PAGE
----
Preserving the Lost Art of Tractor Plowing

Tractor plowing match keeps horse-drawn tradition alive.


| April 2006



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Eric Lehrer, 14, Big Rock, slowly rolls along, nearing completion of his seven rounds on his 1939 John Deere Model A.

With so much no-till taking place in the Midwest, one might think plowing is becoming a lost art. But not in the town of Big Rock, Ill., population 651. For 111 years, farmers from miles around have converged there every September to pit their tractor plowing skills against each other in judged competition at the annual Big Rock Plowing Match.

At one time, plowing matches were commonplace in Illinois, but Big Rock has been the lone survivor since 1976, when the Wheatland Plow Match in Naperville ended. The site of that event has since been developed with homes and businesses.

Big Rock, however, is not about to go away. The plow match association owns the fairgrounds where numerous events similar to the offering at a county fair take place during the competition weekend. And Marvel Davis, owner of the field plowed each year, has promised it will always be available to the event.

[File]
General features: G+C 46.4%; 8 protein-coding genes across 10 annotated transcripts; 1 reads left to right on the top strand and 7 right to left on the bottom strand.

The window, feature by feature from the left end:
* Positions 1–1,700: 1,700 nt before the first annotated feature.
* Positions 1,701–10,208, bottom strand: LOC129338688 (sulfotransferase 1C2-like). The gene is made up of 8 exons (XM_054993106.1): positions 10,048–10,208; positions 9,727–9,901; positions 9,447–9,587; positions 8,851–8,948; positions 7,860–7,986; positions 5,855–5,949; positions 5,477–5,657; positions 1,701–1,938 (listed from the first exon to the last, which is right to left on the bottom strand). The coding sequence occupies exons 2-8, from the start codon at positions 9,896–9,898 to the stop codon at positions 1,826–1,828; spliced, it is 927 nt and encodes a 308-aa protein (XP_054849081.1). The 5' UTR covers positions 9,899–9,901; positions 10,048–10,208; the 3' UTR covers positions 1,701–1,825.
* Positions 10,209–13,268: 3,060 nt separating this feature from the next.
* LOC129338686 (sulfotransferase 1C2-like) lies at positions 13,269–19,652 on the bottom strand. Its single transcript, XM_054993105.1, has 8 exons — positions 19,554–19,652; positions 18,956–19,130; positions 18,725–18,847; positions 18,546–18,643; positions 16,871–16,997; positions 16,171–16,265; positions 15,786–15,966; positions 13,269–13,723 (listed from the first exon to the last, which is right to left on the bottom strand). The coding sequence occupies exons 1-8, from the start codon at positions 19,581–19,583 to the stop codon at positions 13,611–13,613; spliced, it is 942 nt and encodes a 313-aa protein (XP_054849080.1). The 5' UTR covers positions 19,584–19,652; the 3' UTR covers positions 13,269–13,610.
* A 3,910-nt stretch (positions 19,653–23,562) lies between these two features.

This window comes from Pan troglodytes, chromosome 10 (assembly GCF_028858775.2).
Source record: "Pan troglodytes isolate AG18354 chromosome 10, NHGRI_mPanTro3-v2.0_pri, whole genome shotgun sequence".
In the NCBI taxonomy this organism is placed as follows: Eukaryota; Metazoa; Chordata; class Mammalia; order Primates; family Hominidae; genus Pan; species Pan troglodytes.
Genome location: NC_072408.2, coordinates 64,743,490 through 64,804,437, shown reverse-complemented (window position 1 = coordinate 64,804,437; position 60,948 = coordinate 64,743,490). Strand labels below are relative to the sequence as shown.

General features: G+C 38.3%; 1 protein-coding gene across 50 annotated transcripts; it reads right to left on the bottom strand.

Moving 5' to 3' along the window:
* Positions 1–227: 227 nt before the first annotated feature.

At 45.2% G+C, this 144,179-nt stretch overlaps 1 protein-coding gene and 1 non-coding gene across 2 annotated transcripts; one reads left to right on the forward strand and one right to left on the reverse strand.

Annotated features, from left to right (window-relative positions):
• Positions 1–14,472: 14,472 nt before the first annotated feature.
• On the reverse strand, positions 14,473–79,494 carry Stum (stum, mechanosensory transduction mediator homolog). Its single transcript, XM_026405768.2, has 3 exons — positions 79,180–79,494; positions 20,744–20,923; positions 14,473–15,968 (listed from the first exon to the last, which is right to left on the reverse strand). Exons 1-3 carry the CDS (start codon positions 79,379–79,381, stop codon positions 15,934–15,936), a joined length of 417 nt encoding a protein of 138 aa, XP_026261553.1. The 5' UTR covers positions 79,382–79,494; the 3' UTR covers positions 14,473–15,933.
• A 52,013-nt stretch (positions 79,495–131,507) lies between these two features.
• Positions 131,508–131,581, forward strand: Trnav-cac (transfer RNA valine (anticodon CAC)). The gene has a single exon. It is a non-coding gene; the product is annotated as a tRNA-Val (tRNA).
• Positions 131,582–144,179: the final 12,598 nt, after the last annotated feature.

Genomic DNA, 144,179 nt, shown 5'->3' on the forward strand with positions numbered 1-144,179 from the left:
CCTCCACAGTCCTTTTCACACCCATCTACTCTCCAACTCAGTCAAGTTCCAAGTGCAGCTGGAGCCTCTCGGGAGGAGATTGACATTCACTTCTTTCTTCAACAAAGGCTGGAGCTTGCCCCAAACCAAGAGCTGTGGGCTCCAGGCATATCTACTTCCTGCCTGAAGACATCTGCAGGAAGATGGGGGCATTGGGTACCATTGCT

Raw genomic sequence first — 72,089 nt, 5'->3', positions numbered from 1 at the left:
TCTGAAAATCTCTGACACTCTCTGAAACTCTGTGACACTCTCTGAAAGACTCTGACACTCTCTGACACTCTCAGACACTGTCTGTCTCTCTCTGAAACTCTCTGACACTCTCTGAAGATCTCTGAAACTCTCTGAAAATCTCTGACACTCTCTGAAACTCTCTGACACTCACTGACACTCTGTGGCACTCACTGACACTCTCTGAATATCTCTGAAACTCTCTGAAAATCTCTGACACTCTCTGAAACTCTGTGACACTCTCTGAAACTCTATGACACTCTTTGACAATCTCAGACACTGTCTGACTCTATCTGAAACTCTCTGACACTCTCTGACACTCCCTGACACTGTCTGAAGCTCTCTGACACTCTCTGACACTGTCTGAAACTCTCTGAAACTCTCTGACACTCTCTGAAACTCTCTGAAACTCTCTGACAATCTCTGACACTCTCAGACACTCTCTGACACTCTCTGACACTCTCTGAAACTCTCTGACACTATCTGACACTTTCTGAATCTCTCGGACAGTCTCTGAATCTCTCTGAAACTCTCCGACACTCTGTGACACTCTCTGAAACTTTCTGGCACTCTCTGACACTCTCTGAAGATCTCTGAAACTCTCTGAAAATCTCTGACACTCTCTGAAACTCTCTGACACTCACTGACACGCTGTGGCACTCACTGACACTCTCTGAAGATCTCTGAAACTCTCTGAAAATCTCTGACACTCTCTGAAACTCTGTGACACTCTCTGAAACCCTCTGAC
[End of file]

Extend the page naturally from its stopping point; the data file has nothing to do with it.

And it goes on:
If there's a concern the plowmen might follow the path of the horse-drawn plow, never fear. This match has categories for youngsters to keep them interested in the art once practiced by their great-great-grandparents.

At the Big Rock contest, pre-teen youths operate antique tractors from their grandfathers' era, competing years before they'll even have driver's licenses. Tommy Lambert, 9, hopped on his father's 1946 Case for the first time in 2004, and last fall plowed in the Novelty (not judged) class to gain some experience. "I think he did better than some of the people who were judged," says his father, Brian. Tommy's brother, Paul, placed fourth in the Boys and Girls 15-and-Under class.

Trent Pierson, 13, Kaneville, Ill., placed second in the Antique Steel class, competing against two veteran contenders with his dad's 1929 McCormick-Deering Model 10-20. This was his second year in competition. "I made it harder for him," says his father, Dale. "I set up one stake at each end of his lot and none in the middle, and told him to see how straight he could plow. It was good enough to place second."